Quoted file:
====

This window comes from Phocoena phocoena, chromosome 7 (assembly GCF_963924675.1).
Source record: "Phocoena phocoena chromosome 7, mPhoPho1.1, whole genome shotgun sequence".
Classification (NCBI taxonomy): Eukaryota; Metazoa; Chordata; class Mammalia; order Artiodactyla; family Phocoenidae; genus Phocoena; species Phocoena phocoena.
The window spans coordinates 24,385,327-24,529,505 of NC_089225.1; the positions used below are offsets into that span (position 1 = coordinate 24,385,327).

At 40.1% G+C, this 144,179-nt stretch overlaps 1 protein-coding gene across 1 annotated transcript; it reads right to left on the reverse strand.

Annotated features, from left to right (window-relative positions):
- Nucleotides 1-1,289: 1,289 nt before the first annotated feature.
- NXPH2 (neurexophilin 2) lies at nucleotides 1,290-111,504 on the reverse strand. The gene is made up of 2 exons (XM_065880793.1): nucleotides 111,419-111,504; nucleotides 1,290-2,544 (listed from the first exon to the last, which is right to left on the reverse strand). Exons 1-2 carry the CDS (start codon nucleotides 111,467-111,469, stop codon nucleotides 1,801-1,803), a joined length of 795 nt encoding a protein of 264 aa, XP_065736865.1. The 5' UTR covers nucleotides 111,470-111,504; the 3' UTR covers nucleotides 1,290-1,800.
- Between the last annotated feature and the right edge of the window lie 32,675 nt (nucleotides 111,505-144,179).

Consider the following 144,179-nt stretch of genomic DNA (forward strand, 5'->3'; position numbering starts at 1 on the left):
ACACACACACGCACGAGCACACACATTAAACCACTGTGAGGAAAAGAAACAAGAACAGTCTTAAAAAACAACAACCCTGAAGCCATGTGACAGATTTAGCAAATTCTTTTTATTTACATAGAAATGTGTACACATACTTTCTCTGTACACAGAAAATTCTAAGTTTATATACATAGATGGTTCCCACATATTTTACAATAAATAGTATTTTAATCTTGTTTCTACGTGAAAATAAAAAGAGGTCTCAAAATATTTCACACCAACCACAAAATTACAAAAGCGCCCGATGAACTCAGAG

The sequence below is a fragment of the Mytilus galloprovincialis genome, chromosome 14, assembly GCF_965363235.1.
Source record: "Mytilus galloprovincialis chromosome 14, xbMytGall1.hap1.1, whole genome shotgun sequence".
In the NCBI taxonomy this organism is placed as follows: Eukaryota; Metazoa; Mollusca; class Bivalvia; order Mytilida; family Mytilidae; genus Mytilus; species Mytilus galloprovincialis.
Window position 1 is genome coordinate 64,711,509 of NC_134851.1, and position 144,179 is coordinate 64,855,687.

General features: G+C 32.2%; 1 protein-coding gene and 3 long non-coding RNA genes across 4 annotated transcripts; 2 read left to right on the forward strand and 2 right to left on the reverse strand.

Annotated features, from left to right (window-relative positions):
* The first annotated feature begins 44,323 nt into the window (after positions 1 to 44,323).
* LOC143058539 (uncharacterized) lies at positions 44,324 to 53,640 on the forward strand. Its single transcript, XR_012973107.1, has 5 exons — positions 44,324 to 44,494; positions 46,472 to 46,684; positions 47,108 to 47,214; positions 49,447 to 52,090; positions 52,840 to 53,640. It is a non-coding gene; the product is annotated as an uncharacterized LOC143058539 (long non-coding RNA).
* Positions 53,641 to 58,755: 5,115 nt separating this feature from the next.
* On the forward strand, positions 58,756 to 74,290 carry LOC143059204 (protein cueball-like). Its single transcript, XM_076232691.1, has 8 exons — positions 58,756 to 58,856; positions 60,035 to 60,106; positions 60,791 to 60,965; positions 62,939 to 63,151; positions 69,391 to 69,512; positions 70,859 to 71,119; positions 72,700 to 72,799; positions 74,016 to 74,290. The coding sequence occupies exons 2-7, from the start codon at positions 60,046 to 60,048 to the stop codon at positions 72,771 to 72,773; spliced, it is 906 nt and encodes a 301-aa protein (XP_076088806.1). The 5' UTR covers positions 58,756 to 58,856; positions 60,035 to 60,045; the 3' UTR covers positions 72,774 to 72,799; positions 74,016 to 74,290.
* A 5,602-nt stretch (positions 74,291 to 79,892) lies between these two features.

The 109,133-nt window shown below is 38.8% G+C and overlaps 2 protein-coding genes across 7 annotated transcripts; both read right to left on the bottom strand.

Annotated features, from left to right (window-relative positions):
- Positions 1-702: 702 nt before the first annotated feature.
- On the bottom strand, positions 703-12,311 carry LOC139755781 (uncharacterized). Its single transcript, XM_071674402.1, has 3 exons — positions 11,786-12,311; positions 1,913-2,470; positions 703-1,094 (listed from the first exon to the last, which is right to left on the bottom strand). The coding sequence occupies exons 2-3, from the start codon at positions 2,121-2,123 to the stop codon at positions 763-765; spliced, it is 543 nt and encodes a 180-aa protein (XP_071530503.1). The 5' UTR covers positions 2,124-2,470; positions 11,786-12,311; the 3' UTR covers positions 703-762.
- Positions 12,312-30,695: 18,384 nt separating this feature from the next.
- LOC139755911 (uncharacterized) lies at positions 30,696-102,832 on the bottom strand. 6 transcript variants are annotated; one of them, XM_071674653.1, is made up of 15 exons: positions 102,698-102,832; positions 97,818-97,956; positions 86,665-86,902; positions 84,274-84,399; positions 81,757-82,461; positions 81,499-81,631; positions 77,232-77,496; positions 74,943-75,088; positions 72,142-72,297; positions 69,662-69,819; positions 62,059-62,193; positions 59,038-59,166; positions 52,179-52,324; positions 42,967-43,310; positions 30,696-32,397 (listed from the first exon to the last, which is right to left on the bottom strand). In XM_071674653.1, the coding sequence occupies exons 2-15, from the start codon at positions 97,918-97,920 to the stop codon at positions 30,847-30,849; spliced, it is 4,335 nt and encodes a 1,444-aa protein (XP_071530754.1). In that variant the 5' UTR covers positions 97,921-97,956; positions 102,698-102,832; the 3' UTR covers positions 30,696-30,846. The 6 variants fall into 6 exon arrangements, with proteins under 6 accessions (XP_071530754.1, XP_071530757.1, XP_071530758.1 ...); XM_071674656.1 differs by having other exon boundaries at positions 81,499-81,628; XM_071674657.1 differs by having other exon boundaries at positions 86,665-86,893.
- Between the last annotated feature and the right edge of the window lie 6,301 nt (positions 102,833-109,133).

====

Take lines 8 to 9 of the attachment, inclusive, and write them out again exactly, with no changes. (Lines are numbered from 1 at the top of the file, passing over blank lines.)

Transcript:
- NXPH2 (neurexophilin 2) lies at nucleotides 1,290-111,504 on the reverse strand. The gene is made up of 2 exons (XM_065880793.1): nucleotides 111,419-111,504; nucleotides 1,290-2,544 (listed from the first exon to the last, which is right to left on the reverse strand). Exons 1-2 carry the CDS (start codon nucleotides 111,467-111,469, stop codon nucleotides 1,801-1,803), a joined length of 795 nt encoding a protein of 264 aa, XP_065736865.1. The 5' UTR covers nucleotides 111,470-111,504; the 3' UTR covers nucleotides 1,290-1,800.
- Between the last annotated feature and the right edge of the window lie 32,675 nt (nucleotides 111,505-144,179).